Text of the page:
Students explore environmental issues in Vietnam

SEELEY LAKE – Last July, three students and graduates of Seeley-Swan High School (SSHS) traveled to Vietnam as part of a youth exchange to celebrate the 25th anniversary of Vietnam’s bilateral relations on environmental issues facing Vietnam and Montana.

Sponsored by the United States Embassy in Vietnam, the exchange included 25 students from Montana and Vietnam. All Montana students involved in the exchange were enrolled in Missoula County public schools. SSHS students and graduates who participated included Cora Stone senior and 2022 graduates Crystal Lopez and Will Batchelder.

The goal of the program was to share environmental and natural resource issues between the two countries and celebrate common interests between American and Vietnamese youth.

“It was just another step in reshaping the US-Vietnam relationship,” Stone said. “I think it’s important to do programs like this and I think it adds something more human to the experience because it allows you to meet these students and build friendships.”

The three students said they heard about the program through Batchelder’s brother, Angus, who had been on the trip years earlier. The students said they joined the experience and because the trip was free except for personal passports and travel vaccinations.

“I care about the environment,” Lopez said. “I also want to do overseas exchanges in the future, so it was a good choice.”

Compared to previous years, this exchange was slightly different.

The program consisted of three components. The first installment was a virtual exchange in the spring of 2021. University of Montana staff and 25 students, Vietnamese partners, and faculty met on Zoom to discuss American and Vietnamese culture and society, the cross-cultural communication and environmental issues in both countries.

Led by UM’s Climate Change Studies Program Director Nicky Phear, the environmental content focused on four different issues: youth engagement in environmental action, impacts and solutions to climate change, plastic pollution and zero waste strategies, and nature and biodiversity.

In the second part of the program, American students traveled to Vietnam for two weeks.

SSHS students landed in Hanoi, the capital of Vietnam, on July 16. They traveled across the country to learn about their culture, their food and participate in several environmental projects.

The students said they were able to see how environmental issues in Vietnam differed and matched those in Montana. Some major environmental crises currently facing Vietnam are deforestation, plastic pollution, air pollution, and solid waste management. In contrast, Montana currently faces more indirect consequences of climate change, including droughts, floods, and intense wildfire seasons.

“There was a lot of smog in the cities and it was really foggy over the ocean,” Stone said. “I was just really sad because it’s such a natural and beautiful place.”

The students said they planted more than 200 mango trees in one day and were able to visit a Buddhist monastery. Their most memorable moment during the trip was a trek through the jungle, where they encountered ground leeches, a distinct group of annelid worms native to rainforests around the Indo-Pacific.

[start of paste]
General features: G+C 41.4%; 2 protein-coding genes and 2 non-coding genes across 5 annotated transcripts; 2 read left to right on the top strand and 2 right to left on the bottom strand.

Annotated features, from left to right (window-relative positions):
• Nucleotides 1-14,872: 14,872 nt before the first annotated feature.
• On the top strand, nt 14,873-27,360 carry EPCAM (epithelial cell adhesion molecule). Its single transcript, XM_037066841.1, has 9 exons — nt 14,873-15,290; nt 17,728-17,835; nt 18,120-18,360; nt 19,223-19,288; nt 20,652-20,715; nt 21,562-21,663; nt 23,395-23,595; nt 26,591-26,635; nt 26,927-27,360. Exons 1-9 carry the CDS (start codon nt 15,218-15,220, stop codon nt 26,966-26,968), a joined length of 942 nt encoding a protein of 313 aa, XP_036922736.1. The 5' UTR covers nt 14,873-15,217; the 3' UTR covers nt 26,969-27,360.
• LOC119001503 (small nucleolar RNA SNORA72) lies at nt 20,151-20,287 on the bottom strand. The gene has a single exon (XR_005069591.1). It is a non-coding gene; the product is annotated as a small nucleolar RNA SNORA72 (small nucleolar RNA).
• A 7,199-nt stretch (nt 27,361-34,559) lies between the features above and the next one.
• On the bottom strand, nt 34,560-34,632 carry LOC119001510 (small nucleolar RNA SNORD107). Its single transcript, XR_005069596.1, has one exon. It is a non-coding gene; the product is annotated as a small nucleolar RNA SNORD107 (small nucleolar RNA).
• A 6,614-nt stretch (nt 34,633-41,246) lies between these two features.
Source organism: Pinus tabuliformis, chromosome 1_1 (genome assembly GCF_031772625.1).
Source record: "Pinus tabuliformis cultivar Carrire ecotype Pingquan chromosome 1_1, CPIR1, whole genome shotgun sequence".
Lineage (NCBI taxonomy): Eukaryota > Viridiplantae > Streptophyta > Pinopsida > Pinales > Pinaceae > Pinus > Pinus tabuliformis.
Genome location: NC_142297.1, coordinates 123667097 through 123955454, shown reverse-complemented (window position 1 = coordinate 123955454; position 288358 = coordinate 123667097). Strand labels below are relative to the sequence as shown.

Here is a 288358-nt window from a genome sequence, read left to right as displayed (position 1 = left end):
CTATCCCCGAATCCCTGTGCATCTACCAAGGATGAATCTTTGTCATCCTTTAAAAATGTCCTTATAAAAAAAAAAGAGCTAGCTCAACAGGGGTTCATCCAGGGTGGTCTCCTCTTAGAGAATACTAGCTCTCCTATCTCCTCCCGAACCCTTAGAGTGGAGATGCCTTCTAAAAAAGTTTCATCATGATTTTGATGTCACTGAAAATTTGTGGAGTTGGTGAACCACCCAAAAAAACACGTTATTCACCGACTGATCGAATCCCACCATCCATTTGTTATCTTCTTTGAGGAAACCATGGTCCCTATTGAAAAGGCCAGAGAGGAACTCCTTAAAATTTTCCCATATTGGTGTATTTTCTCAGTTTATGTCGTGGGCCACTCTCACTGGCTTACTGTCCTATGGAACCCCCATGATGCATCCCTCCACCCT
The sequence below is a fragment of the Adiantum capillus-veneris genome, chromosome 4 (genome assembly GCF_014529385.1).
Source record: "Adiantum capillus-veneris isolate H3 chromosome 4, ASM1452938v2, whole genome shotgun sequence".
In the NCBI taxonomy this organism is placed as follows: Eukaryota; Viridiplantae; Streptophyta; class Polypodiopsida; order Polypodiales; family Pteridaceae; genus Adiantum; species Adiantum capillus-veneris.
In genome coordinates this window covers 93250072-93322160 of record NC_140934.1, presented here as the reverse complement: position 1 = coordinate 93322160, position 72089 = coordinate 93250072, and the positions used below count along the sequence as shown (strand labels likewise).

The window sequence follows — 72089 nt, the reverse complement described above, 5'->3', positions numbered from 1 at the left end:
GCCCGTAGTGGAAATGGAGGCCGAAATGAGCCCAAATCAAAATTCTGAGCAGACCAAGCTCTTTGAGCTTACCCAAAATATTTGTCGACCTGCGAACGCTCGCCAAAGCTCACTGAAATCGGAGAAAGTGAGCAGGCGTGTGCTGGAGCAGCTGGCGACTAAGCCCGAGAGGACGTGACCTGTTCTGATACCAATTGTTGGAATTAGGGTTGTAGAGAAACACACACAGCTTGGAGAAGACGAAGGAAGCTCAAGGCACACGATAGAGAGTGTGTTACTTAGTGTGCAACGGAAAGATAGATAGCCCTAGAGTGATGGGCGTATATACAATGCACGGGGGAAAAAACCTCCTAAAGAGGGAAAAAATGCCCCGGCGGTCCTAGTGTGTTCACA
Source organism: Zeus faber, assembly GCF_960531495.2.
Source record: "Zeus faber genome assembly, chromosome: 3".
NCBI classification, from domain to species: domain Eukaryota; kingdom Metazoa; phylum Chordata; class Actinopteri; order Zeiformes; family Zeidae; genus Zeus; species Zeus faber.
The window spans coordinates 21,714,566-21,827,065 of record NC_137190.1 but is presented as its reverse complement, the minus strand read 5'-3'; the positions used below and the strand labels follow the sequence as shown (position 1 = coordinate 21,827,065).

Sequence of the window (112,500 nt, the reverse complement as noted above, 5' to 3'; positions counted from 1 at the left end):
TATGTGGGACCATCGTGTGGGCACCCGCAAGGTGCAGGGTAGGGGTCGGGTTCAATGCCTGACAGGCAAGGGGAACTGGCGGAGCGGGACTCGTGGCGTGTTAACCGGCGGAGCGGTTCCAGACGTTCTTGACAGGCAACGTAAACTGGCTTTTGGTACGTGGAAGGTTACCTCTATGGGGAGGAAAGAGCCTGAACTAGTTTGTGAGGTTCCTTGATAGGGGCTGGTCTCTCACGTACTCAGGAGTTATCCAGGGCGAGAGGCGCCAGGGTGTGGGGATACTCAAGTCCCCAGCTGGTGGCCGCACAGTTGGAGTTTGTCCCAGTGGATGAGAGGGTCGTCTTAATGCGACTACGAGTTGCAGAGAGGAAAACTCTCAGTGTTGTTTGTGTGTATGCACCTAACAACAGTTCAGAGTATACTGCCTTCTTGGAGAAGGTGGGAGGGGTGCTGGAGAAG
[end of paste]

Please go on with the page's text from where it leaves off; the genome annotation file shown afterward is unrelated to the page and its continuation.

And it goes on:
The students said that when they asked if there were leeches in the rainforest, the guide confused the word leech with lychee, a popular fruit grown in Vietnam, and told them not to worry. “leeches”. Soon after, they were ambushed by ground leeches.

“A bunch of leeches just started crawling up our legs and ankles,” Lopez said. “They started falling from the trees on our foreheads and arms.”

Despite the sometimes unexpected adventures, the students said their hosts were very accommodating and welcoming. Upon arrival, they were greeted with traditional Vietnamese dishes, including dehydrated and pickled jellyfish, snails and lychee. They said they formed friendships with the other Vietnamese exchange students during their stay.

“They all have such a great sense of humor,” Lopez said. “They are so polite and welcoming. Personally, I have never been so welcomed in a community before meeting the Vietnamese students.”

Now that SSHS students have returned, they welcome Vietnamese students to the United States under the third stream of the program. On August 10, the students gathered for a hike to Holland Falls. Similar to what American students did in Vietnam, Vietnamese exchange students traveled through Montana to learn about environmental issues facing the United States.

While the program only lasts until the end of the summer, some of the SSHS students said they hoped to pursue something environmental in their careers.

Batchelder plans to attend Missoula College to major in culinary arts.

Photo provided

Students from Montana and Vietnam on a boat in the Mekong Delta to meet a local who owns a hatchery.

With one year left in high school, Stone said she doesn’t know where she wants to go or what she wants to study, but she hopes to make a difference on the environment.

Lopez, who will be attending UM in the fall, plans to major in parks, tourism, and recreation management with a minor in climate change studies, but said she’ll likely narrow her major down to something different. environmental. She said the trip really changed her understanding of larger-scale environmental issues.

“It was like a completely new perspective,” Lopez said. “I just have to see it in a tiny new light of what it is and it feels good to make so many different connections with the students.”

To learn more about the exchange program, visit